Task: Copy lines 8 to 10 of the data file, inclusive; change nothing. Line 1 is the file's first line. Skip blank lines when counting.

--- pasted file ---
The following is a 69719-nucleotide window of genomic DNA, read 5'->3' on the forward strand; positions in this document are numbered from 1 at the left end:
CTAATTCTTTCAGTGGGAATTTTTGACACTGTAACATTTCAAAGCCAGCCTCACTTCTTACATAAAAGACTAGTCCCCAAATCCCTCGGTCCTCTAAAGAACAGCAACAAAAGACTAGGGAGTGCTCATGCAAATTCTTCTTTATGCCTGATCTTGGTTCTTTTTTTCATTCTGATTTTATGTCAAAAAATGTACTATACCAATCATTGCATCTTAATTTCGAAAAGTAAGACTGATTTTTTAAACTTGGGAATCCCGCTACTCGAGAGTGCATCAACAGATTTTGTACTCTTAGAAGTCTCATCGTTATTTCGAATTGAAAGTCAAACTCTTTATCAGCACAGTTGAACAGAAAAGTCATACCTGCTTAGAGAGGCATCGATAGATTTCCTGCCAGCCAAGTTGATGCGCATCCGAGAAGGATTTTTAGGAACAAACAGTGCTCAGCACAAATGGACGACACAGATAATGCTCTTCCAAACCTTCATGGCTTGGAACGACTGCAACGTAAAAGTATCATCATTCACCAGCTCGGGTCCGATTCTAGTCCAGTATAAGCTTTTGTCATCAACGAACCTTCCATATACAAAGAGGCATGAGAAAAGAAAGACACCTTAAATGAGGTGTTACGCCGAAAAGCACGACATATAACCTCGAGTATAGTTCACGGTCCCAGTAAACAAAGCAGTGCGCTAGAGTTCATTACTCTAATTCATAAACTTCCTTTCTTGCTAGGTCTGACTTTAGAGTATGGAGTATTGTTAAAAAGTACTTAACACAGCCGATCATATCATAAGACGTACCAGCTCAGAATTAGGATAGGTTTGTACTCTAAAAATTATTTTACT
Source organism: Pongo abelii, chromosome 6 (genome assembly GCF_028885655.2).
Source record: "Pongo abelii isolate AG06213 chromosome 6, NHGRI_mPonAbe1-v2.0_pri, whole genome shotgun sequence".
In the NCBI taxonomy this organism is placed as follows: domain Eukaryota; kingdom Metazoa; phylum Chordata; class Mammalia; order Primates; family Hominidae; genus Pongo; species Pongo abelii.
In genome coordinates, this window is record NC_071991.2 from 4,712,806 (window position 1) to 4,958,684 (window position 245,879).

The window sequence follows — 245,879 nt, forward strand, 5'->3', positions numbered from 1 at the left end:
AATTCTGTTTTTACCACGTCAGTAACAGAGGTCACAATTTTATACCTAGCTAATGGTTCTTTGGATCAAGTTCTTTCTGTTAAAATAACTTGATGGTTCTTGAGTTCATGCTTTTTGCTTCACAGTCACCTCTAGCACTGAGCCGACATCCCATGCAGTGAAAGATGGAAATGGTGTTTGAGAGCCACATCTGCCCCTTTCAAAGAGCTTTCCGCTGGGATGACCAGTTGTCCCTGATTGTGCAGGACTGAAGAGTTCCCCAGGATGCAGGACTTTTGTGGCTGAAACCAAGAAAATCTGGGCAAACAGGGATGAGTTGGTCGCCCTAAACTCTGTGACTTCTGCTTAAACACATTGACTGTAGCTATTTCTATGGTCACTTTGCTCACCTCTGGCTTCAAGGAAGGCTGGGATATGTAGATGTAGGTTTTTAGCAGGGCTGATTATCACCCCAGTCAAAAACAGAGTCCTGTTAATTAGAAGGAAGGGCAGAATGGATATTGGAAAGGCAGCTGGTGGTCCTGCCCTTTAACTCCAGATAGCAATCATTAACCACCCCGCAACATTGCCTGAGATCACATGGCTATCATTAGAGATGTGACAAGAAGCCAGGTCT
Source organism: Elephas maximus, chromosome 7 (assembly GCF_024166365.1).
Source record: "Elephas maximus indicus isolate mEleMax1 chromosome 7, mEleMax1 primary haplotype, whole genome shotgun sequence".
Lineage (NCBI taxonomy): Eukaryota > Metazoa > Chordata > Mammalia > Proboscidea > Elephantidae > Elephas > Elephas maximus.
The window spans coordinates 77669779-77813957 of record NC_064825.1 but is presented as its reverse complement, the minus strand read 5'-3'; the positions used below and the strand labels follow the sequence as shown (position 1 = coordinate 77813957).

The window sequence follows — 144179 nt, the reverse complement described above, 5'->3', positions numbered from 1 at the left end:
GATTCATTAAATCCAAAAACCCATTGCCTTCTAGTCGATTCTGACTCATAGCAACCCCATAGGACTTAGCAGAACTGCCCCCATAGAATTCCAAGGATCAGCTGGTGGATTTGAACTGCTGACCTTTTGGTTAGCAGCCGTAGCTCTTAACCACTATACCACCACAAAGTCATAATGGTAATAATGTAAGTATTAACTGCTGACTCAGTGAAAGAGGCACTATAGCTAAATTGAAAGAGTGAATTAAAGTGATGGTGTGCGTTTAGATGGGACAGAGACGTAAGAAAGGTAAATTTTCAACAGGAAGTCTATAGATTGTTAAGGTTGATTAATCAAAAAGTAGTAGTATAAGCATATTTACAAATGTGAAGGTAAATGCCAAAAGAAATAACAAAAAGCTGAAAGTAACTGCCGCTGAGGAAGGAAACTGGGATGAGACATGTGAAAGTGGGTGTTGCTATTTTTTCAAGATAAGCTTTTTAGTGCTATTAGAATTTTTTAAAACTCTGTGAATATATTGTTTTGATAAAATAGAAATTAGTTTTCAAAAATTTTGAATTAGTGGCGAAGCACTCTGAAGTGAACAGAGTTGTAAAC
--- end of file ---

AATTCTGTTTTTACCACGTCAGTAACAGAGGTCACAATTTTATACCTAGCTAATGGTTCTTTGGATCAAGTTCTTTCTGTTAAAATAACTTGATGGTTCTTGAGTTCATGCTTTTTGCTTCACAGTCACCTCTAGCACTGAGCCGACATCCCATGCAGTGAAAGATGGAAATGGTGTTTGAGAGCCACATCTGCCCCTTTCAAAGAGCTTTCCGCTGGGATGACCAGTTGTCCCTGATTGTGCAGGACTGAAGAGTTCCCCAGGATGCAGGACTTTTGTGGCTGAAACCAAGAAAATCTGGGCAAACAGGGATGAGTTGGTCGCCCTAAACTCTGTGACTTCTGCTTAAACACATTGACTGTAGCTATTTCTATGGTCACTTTGCTCACCTCTGGCTTCAAGGAAGGCTGGGATATGTAGATGTAGGTTTTTAGCAGGGCTGATTATCACCCCAGTCAAAAACAGAGTCCTGTTAATTAGAAGGAAGGGCAGAATGGATATTGGAAAGGCAGCTGGTGGTCCTGCCCTTTAACTCCAGATAGCAATCATTAACCACCCCGCAACATTGCCTGAGATCACATGGCTATCATTAGAGATGTGACAAGAAGCCAGGTCT
Source organism: Elephas maximus, chromosome 7 (assembly GCF_024166365.1).
Source record: "Elephas maximus indicus isolate mEleMax1 chromosome 7, mEleMax1 primary haplotype, whole genome shotgun sequence".